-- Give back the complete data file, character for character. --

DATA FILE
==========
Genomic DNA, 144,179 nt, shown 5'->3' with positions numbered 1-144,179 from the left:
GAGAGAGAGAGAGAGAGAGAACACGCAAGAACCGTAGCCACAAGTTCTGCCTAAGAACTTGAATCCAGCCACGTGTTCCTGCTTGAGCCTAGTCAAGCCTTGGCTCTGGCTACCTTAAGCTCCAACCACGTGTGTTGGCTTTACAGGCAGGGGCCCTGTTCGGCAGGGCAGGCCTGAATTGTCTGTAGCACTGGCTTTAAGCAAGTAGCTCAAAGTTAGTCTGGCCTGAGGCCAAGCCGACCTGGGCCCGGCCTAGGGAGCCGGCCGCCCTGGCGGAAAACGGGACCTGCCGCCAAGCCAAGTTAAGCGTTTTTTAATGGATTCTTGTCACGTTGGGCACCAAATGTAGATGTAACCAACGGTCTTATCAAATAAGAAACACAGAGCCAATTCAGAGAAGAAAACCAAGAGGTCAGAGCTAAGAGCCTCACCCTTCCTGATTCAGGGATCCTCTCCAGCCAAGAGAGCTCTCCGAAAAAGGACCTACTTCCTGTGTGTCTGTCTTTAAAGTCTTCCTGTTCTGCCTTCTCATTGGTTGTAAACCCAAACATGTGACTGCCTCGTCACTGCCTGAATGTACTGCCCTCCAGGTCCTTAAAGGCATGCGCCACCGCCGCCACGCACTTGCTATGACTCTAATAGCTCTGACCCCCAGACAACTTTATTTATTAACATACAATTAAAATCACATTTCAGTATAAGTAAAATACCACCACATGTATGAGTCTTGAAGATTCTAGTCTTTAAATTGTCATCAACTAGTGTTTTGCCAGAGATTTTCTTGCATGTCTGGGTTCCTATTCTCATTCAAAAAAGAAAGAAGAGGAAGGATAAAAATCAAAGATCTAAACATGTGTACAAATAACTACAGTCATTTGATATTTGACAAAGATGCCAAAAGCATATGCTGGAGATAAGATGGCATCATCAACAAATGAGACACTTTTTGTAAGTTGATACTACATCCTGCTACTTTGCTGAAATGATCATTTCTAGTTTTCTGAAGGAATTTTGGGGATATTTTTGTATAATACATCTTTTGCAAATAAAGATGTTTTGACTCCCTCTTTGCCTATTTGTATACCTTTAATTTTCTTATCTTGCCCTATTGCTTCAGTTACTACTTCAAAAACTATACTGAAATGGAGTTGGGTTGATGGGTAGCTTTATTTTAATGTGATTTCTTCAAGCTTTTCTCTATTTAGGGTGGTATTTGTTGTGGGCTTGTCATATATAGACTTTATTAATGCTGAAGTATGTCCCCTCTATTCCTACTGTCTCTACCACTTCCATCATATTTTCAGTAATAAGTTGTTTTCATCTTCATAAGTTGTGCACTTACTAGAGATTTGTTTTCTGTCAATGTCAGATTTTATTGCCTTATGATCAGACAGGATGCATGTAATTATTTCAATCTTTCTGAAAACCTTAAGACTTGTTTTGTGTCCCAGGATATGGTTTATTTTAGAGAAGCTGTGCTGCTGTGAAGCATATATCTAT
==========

Genomic DNA, 144,179 nt, shown 5'->3' with positions numbered 1-144,179 from the left:
GAGAGAGAGAGAGAGAGAGAACACGCAAGAACCGTAGCCACAAGTTCTGCCTAAGAACTTGAATCCAGCCACGTGTTCCTGCTTGAGCCTAGTCAAGCCTTGGCTCTGGCTACCTTAAGCTCCAACCACGTGTGTTGGCTTTACAGGCAGGGGCCCTGTTCGGCAGGGCAGGCCTGAATTGTCTGTAGCACTGGCTTTAAGCAAGTAGCTCAAAGTTAGTCTGGCCTGAGGCCAAGCCGACCTGGGCCCGGCCTAGGGAGCCGGCCGCCCTGGCGGAAAACGGGACCTGCCGCCAAGCCAAGTTAAGCGTTTTTTAATGGATTCTTGTCACGTTGGGCACCAAATGTAGATGTAACCAACGGTCTTATCAAATAAGAAACACAGAGCCAATTCAGAGAAGAAAACCAAGAGGTCAGAGCTAAGAGCCTCACCCTTCCTGATTCAGGGATCCTCTCCAGCCAAGAGAGCTCTCCGAAAAAGGACCTACTTCCTGTGTGTCTGTCTTTAAAGTCTTCCTGTTCTGCCTTCTCATTGGTTGTAAACCCAAACATGTGACTGCCTCGTCACTGCCTGAATGTACTGCCCTCCAGGTCCTTAAAGGCATGCGCCACCGCCGCCACGCACTTGCTATGACTCTAATAGCTCTGACCCCCAGACAACTTTATTTATTAACATACAATTAAAATCACATTTCAGTATAAGTAAAATACCACCACATGTATGAGTCTTGAAGATTCTAGTCTTTAAATTGTCATCAACTAGTGTTTTGCCAGAGATTTTCTTGCATGTCTGGGTTCCTATTCTCATTCAAAAAAGAAAGAAGAGGAAGGATAAAAATCAAAGATCTAAACATGTGTACAAATAACTACAGTCATTTGATATTTGACAAAGATGCCAAAAGCATATGCTGGAGATAAGATGGCATCATCAACAAATGAGACACTTTTTGTAAGTTGATACTACATCCTGCTACTTTGCTGAAATGATCATTTCTAGTTTTCTGAAGGAATTTTGGGGATATTTTTGTATAATACATCTTTTGCAAATAAAGATGTTTTGACTCCCTCTTTGCCTATTTGTATACCTTTAATTTTCTTATCTTGCCCTATTGCTTCAGTTACTACTTCAAAAACTATACTGAAATGGAGTTGGGTTGATGGGTAGCTTTATTTTAATGTGATTTCTTCAAGCTTTTCTCTATTTAGGGTGGTATTTGTTGTGGGCTTGTCATATATAGACTTTATTAATGCTGAAGTATGTCCCCTCTATTCCTACTGTCTCTACCACTTCCATCATATTTTCAGTAATAAGTTGTTTTCATCTTCATAAGTTGTGCACTTACTAGAGATTTGTTTTCTGTCAATGTCAGATTTTATTGCCTTATGATCAGACAGGATGCATGTAATTATTTCAATCTTTCTGAAAACCTTAAGACTTGTTTTGTGTCCCAGGATATGGTTTATTTTAGAGAAGCTGTGCTGCTGTGAAGCATATATCTAT